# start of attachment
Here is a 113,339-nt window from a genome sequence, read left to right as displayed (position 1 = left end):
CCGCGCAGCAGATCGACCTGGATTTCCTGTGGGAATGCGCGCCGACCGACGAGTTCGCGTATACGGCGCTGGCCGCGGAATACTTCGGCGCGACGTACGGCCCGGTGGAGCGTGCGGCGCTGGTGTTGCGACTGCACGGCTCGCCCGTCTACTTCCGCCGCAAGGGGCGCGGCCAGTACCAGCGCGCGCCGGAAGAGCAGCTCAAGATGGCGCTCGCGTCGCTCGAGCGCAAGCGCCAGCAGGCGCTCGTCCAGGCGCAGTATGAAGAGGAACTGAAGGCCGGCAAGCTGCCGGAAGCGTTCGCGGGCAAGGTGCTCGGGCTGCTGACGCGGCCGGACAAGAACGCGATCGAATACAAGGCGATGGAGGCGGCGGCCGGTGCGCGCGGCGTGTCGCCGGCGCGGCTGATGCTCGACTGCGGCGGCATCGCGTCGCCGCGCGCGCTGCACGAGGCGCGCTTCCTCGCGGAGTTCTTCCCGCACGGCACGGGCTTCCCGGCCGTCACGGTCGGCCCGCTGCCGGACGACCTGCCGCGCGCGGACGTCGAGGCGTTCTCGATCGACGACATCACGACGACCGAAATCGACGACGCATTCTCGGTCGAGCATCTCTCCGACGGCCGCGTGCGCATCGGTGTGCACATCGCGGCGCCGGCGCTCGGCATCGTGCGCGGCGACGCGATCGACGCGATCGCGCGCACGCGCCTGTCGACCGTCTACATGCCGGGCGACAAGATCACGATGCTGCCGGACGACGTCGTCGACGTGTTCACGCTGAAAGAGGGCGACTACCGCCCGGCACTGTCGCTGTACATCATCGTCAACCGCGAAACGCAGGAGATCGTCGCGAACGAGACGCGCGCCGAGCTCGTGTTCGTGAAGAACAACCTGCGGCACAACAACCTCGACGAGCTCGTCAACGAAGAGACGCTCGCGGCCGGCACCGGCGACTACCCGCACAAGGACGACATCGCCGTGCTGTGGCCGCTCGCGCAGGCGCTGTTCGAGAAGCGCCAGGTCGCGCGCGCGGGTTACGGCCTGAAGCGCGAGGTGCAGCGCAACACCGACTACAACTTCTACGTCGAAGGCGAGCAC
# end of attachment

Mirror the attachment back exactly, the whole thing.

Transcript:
Here is a 113,339-nt window from a genome sequence, read left to right as displayed (position 1 = left end):
CCGCGCAGCAGATCGACCTGGATTTCCTGTGGGAATGCGCGCCGACCGACGAGTTCGCGTATACGGCGCTGGCCGCGGAATACTTCGGCGCGACGTACGGCCCGGTGGAGCGTGCGGCGCTGGTGTTGCGACTGCACGGCTCGCCCGTCTACTTCCGCCGCAAGGGGCGCGGCCAGTACCAGCGCGCGCCGGAAGAGCAGCTCAAGATGGCGCTCGCGTCGCTCGAGCGCAAGCGCCAGCAGGCGCTCGTCCAGGCGCAGTATGAAGAGGAACTGAAGGCCGGCAAGCTGCCGGAAGCGTTCGCGGGCAAGGTGCTCGGGCTGCTGACGCGGCCGGACAAGAACGCGATCGAATACAAGGCGATGGAGGCGGCGGCCGGTGCGCGCGGCGTGTCGCCGGCGCGGCTGATGCTCGACTGCGGCGGCATCGCGTCGCCGCGCGCGCTGCACGAGGCGCGCTTCCTCGCGGAGTTCTTCCCGCACGGCACGGGCTTCCCGGCCGTCACGGTCGGCCCGCTGCCGGACGACCTGCCGCGCGCGGACGTCGAGGCGTTCTCGATCGACGACATCACGACGACCGAAATCGACGACGCATTCTCGGTCGAGCATCTCTCCGACGGCCGCGTGCGCATCGGTGTGCACATCGCGGCGCCGGCGCTCGGCATCGTGCGCGGCGACGCGATCGACGCGATCGCGCGCACGCGCCTGTCGACCGTCTACATGCCGGGCGACAAGATCACGATGCTGCCGGACGACGTCGTCGACGTGTTCACGCTGAAAGAGGGCGACTACCGCCCGGCACTGTCGCTGTACATCATCGTCAACCGCGAAACGCAGGAGATCGTCGCGAACGAGACGCGCGCCGAGCTCGTGTTCGTGAAGAACAACCTGCGGCACAACAACCTCGACGAGCTCGTCAACGAAGAGACGCTCGCGGCCGGCACCGGCGACTACCCGCACAAGGACGACATCGCCGTGCTGTGGCCGCTCGCGCAGGCGCTGTTCGAGAAGCGCCAGGTCGCGCGCGCGGGTTACGGCCTGAAGCGCGAGGTGCAGCGCAACACCGACTACAACTTCTACGTCGAAGGCGAGCAC